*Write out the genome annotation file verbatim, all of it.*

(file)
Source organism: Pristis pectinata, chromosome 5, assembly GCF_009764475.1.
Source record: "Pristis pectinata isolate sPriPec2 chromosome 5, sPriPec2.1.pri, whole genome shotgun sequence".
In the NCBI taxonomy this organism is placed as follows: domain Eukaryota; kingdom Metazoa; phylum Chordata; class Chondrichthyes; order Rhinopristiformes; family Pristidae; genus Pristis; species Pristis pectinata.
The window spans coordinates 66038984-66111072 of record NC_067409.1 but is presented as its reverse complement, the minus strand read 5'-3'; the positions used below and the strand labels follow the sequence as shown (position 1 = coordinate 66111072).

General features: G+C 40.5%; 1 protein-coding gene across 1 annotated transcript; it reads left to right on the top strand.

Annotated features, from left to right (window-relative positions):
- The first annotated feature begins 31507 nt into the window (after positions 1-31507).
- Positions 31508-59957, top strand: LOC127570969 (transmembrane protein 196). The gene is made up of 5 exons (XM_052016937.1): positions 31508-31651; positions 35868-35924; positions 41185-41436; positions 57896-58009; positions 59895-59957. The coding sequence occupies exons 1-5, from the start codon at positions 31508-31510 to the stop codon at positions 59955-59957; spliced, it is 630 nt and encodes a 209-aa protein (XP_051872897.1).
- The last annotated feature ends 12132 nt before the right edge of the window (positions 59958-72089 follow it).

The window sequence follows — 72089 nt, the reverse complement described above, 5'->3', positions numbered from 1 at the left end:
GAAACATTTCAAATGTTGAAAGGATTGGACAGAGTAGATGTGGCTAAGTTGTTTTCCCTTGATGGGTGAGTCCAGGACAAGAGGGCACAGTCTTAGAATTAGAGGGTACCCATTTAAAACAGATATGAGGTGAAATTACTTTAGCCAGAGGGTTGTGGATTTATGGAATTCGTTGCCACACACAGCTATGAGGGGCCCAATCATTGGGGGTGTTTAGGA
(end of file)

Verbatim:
Source organism: Pristis pectinata, chromosome 5, assembly GCF_009764475.1.
Source record: "Pristis pectinata isolate sPriPec2 chromosome 5, sPriPec2.1.pri, whole genome shotgun sequence".
In the NCBI taxonomy this organism is placed as follows: domain Eukaryota; kingdom Metazoa; phylum Chordata; class Chondrichthyes; order Rhinopristiformes; family Pristidae; genus Pristis; species Pristis pectinata.
The window spans coordinates 66038984-66111072 of record NC_067409.1 but is presented as its reverse complement, the minus strand read 5'-3'; the positions used below and the strand labels follow the sequence as shown (position 1 = coordinate 66111072).

General features: G+C 40.5%; 1 protein-coding gene across 1 annotated transcript; it reads left to right on the top strand.

Annotated features, from left to right (window-relative positions):
- The first annotated feature begins 31507 nt into the window (after positions 1-31507).
- Positions 31508-59957, top strand: LOC127570969 (transmembrane protein 196). The gene is made up of 5 exons (XM_052016937.1): positions 31508-31651; positions 35868-35924; positions 41185-41436; positions 57896-58009; positions 59895-59957. The coding sequence occupies exons 1-5, from the start codon at positions 31508-31510 to the stop codon at positions 59955-59957; spliced, it is 630 nt and encodes a 209-aa protein (XP_051872897.1).
- The last annotated feature ends 12132 nt before the right edge of the window (positions 59958-72089 follow it).

The window sequence follows — 72089 nt, the reverse complement described above, 5'->3', positions numbered from 1 at the left end:
GAAACATTTCAAATGTTGAAAGGATTGGACAGAGTAGATGTGGCTAAGTTGTTTTCCCTTGATGGGTGAGTCCAGGACAAGAGGGCACAGTCTTAGAATTAGAGGGTACCCATTTAAAACAGATATGAGGTGAAATTACTTTAGCCAGAGGGTTGTGGATTTATGGAATTCGTTGCCACACACAGCTATGAGGGGCCCAATCATTGGGGGTGTTTAGGA